News & Information


Health Literacy

Q. What exactly do we mean by health literacy?
A. Health Literacy is about being able to read, understand and act on health care information.

Health literacy impacts a person's ability to effectively manage their health care decisions on many levels. These include things like:

  • difficulties in finding health care providers and services
  • filling out forms
  • communicating personal and health information to providers
  • managing chronic diseases (their own or those of a family member)
  • being able to link the relationship between lifestyle choices and health outcomes
  • not knowing or recognizing signs when to seek medical care or when to call 911 for help
  • not understanding or misunderstanding, medical terminology

Please note that even people with advanced literacy skills can feel overwhelmed by health care information or the health care system!
Is this really a problem? The numbers speak for themselves:

  • Nearly half of all American adults (90 million people) have difficulty understanding and using health information

Health literacy differs from general literacy because it also includes the ability to process numbers and complex health information. People also need to be able to navigate the health care system. In order to do this, individuals may need to be:

  • visually literate -- able to understand graphs and other visual information
  • computer literate -- able to operate a computer to go online
  • information literate –able to obtain and apply relevant information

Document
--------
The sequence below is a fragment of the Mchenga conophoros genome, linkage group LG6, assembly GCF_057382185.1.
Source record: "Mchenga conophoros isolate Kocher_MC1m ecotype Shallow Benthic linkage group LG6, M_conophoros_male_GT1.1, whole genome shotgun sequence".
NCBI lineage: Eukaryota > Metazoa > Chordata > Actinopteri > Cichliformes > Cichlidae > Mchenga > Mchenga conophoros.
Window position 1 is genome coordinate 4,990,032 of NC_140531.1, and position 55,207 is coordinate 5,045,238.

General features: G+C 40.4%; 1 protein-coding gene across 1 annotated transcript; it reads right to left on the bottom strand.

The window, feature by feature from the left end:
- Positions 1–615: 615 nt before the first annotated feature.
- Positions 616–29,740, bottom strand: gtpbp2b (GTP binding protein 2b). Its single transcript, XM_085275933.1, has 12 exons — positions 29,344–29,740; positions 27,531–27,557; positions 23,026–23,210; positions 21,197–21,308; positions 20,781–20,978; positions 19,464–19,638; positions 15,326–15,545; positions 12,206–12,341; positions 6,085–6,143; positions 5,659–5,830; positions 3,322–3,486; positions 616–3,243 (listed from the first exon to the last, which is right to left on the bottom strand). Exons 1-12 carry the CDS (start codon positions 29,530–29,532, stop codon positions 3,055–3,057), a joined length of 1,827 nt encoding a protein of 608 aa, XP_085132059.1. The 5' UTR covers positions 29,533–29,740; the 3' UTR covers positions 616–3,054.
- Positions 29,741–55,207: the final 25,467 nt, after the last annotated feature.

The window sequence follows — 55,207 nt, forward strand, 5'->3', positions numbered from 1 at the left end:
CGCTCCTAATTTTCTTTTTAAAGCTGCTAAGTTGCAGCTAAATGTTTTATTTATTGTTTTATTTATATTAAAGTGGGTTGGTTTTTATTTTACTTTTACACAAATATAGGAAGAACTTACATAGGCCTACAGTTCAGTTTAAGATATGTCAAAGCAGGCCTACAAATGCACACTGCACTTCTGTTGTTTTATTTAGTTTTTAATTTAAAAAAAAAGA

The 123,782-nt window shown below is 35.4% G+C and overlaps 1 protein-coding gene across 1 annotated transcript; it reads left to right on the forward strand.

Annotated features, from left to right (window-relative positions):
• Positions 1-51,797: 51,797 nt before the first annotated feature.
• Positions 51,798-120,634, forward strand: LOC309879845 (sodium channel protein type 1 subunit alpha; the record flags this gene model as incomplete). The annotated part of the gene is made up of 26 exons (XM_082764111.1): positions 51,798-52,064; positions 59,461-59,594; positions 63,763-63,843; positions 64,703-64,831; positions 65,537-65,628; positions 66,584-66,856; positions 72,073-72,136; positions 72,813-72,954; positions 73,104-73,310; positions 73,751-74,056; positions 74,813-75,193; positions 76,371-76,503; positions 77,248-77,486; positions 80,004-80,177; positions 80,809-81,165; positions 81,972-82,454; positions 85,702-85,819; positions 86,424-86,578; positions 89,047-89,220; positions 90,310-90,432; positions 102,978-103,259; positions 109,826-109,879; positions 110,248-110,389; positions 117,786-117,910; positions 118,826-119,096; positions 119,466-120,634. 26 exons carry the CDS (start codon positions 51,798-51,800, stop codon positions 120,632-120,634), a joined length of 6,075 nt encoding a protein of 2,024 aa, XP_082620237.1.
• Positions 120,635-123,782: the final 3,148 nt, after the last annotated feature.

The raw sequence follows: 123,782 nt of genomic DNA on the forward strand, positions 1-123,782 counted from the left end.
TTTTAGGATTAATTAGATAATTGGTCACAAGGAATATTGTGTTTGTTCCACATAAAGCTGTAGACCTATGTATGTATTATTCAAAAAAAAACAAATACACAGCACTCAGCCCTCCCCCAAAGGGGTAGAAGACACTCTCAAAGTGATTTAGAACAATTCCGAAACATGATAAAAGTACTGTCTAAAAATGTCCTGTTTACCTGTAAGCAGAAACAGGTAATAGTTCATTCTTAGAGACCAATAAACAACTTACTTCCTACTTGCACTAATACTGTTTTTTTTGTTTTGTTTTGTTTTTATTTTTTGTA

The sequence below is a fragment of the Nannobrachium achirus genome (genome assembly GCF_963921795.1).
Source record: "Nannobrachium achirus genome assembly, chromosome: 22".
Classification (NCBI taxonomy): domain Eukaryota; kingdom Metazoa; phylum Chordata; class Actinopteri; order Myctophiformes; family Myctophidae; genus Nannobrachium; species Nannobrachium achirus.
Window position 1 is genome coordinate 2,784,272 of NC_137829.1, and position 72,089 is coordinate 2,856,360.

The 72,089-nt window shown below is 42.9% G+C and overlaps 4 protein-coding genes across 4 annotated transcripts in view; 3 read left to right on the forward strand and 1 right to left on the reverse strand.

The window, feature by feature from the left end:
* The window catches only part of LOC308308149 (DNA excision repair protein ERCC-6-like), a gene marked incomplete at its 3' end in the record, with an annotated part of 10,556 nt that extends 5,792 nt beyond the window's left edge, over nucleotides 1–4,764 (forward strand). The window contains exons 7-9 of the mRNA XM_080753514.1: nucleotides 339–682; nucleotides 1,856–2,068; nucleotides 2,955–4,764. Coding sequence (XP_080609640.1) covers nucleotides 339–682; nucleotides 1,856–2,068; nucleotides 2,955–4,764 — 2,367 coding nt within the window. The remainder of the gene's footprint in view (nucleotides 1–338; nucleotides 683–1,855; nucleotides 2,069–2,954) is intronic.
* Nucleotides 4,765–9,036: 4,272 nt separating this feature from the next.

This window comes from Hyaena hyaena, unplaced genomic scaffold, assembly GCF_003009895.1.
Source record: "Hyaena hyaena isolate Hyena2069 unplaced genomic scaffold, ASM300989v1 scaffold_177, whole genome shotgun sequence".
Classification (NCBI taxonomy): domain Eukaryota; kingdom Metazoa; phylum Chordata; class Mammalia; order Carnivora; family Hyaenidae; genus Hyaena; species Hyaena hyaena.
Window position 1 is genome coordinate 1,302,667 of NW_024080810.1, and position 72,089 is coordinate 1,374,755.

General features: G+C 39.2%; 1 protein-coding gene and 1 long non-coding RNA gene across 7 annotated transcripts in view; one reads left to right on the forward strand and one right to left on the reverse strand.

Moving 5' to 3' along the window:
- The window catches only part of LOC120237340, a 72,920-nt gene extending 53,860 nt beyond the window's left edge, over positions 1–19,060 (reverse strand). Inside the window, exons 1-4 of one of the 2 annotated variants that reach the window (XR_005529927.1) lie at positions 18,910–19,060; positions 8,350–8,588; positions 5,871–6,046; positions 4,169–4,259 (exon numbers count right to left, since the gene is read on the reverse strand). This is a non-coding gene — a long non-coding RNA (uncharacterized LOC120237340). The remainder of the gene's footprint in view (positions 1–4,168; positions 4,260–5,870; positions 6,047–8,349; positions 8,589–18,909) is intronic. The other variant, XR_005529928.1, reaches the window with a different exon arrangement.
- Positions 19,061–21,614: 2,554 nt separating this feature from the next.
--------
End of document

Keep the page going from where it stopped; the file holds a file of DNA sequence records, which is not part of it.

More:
• language literate -- able to understand and grasp medical terminology

Health information literacy, in relation to information, is more than just reading! What can you do to improve your health literacy? Here are some suggestions:

  • If you do not understand something you doctor has said, ask for it to be repeated or explained in simpler language
  • Repeat instructions back to the doctor to make sure you have understood them
  • If you have a new device to use, demonstrate it yourself to make sure you are using it correctly
  • Take notes or have someone come with you to take notes for you
  • If you don't feel comfortable taking notes, ask the doctor if you can tape record the information you are given so you can replay it later
  • If you are looking up medical information on the internet, make sure you are using reputable sites, such as your hospital's web site, the National Library of Medicine's web site,, or the web site of the United States Department of Health and Human Services,

Health Quizzes
To assess how much you know about heart attack, stroke and some common medical terms, please take our quizzes. You might learn something that could possibly save your life or someone else's!
Heart Attack Quiz | Stroke Quiz | Medical Terminology Quiz

Also please take a moment to give us feedback through our survey so that we can continue to improve our ability to help you with your health care information needs. Click here to take the survey.

Additional Information
For more information about heart health visit the Trinitas Cardiology Department

This project has been funded in whole or in part with Federal funds from the National Library of Medicine, National Institutes of Health, Department of Health and Human Services, under Contract No. NO1-LM-6-3501 with New York University